“Have a happy Nakba”
Teaching about the Nakba in Israeli Education Systems
By: Amaya Galili

“Have a happy Nakba”, proclaimed the poster held by the right-wing activists who greeted us at last week’s annual commemoration of the Deir Yassin massacre.  For years Israeli society has silenced and denied the Nakba and its own responsibility for its consequences, but in recent years the Nakba’s presence has grown:  the Nakba Law; demonstrations against Nakba commemoration ceremonies during which the rightists sing “Heveinu Nakba aleichem”; and dozens of articles in the Israeli press.  The Nakba’s presence, despite the fact that most references to it express apprehension and dread, provides educators with many opportunities to include it in their teaching.  It allows us to learn about new aspects of our history and identity which have been silenced. 

The Nakba challenges the foundations on which we grew up and were educated.  Teaching it undermines the act of erasing it from Israeli history.  We believe that studying the Nakba, learning about it, has the potential to create a future of reconciliation and education for critical civic involvement.
The Nakba is the Palestinians' disaster as well as the story of Jews in Israel.  The Nakba is a foundational event for both Palestinians and for Israelis.  Destruction of Palestinian localities, ignoring and erasing Palestinian history and culture, the construction of a collective memory glorifying Israeli victimhood and denying that of the Palestinians, continued dispossession, killing, destruction, racism, discrimination, segregation and military occupation – all are the direct result and continuation of the 1948 events. To understand and transform the present it is necessary to learn about and teach the past.  In doing so, complicated questions arise:  How can we present a story that’s so different from the one we’re familiar with and often opposed to? How can we cope with fears and questions about our own identity which arise when we learn about the Nakba?  How can we develop critical tools to evaluate (what for us has now become) a new account?  And how can a comprehensive, complex account be created?  How can we deal with the racism and violence toward what’s seen as foreign and threatening?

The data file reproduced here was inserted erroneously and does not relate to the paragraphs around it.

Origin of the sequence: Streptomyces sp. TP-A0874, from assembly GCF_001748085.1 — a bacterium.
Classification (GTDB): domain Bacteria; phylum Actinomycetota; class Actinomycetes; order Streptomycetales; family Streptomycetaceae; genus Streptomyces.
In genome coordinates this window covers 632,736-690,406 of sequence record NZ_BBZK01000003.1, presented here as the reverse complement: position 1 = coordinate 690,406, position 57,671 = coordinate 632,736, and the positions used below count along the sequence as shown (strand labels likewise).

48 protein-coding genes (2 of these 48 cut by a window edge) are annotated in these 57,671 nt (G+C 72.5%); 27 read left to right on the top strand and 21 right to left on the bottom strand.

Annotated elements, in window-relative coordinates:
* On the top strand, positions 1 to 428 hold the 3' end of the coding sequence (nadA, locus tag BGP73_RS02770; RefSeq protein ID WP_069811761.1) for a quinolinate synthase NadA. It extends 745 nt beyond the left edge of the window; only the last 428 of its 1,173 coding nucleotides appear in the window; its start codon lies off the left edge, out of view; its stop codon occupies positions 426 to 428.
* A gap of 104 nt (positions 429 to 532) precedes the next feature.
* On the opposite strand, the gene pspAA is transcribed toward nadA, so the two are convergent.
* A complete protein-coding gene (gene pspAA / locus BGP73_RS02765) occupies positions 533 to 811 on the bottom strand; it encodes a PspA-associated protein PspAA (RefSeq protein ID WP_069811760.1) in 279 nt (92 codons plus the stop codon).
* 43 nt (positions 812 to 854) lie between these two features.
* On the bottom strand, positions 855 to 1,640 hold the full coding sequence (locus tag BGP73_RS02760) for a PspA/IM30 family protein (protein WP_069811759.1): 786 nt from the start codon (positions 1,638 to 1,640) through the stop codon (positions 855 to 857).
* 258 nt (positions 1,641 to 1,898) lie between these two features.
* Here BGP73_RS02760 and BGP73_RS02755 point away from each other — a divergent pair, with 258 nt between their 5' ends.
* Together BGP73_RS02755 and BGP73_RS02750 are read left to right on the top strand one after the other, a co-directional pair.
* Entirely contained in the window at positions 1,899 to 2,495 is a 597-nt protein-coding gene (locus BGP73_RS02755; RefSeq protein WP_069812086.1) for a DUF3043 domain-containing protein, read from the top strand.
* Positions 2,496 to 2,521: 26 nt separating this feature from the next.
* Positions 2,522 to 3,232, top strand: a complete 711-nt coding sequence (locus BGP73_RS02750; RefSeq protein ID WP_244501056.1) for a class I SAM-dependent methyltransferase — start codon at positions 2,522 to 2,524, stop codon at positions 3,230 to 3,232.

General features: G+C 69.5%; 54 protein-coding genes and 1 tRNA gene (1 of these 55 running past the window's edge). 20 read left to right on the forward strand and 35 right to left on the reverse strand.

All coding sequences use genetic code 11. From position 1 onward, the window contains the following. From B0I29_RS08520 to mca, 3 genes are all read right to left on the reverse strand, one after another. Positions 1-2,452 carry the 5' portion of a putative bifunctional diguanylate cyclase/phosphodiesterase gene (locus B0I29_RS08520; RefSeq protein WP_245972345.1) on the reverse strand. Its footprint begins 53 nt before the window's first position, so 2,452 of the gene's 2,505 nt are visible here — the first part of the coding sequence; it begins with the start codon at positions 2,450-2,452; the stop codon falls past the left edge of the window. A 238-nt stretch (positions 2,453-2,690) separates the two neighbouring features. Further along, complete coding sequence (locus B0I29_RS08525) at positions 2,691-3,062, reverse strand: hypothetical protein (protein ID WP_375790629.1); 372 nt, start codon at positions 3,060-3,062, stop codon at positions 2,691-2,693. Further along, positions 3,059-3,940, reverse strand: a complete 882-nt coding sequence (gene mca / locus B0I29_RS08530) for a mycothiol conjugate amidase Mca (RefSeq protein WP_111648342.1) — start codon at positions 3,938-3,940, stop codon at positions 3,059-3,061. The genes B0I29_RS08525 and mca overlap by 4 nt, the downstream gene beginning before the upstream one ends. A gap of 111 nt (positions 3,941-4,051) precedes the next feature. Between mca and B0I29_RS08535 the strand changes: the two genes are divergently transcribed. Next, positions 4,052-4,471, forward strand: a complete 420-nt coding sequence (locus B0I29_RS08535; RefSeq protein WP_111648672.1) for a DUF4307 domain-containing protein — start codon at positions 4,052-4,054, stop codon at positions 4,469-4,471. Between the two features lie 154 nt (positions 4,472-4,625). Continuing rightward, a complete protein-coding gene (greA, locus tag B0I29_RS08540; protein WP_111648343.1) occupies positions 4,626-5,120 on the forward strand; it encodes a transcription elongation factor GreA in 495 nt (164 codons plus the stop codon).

Learning about the Nakba provides an opportunity for humanistic education and encouraging critical teaching in a framework that enables appreciating the complex reality. Such education involves a dialogue between what we know about the Palestinians and what we don’t; between what we know about ourselves and what we don’t; between the past, present and future. Such education creates an opening, a crack that allows us to appreciate complexity, to think critically and creatively about our lives here and the opportunities for a better future.

Teachers who’ve taught the Nakba report that exciting processes have taken place in their classes. The process often begins with total rejection, an attack on the story as biased, and then slowly students begin to reconsider what they had believed were great, sweeping truths and start listening, both to one another in the classroom and to the history of the Nakba and to Palestinian refugees.  This is how one student summed up a number of lessons about the Nakba:  “I feel I’ve grown intellectually; I now try to understand all sides of stories I hear, which didn’t used to happen.  I’d hear something and immediately judge.”  Another pupil wrote:  "I learned much that was new about the War of Independence. I knew we had won – because we celebrated it. But I didn’t know about the Arabs’ Nakba! The lessons made me think also about the Arab side, not only about ours.”

Learning about the Nakba offers an alternative to common, widespread oppositional conceptions (friend-foe, black-white, Arab-Jew, ruler-ruled). Despite the difficulties and many objections from the establishment and our social environment, the purpose of learning isn’t to exchange one doctrine for another but to seek information, the truth, and also to understand the social and political reasons for its denial. Who denies it to Israeli society? How could it be reclaimed? Thus, learning about the Nakba represents a call to action and accepting responsibility by teachers and students alike, opening the way to building different relationships between us and the Palestinians – based on respect, acknowledgement and empathy, on possibilities for cooperation and hope.

On April 29, 2013, Zochrot will hold a learning day on the Nakba Day that will include lectures, presentation of a lesson plan and pedagogical materials useful for teaching about the Nakba Day. 
Please contact us for additional information and registration at education@zochrot.org.

This article published first at Amensty International Israel at their educators' newsletter.
Amaya Galili, Zochrot's Educational Coordinator, is the author of the Nakba study guide: "How do we say Nakba in Hebrew?"
Translation to English: Charles Kamen. Edited by Ami Asher.

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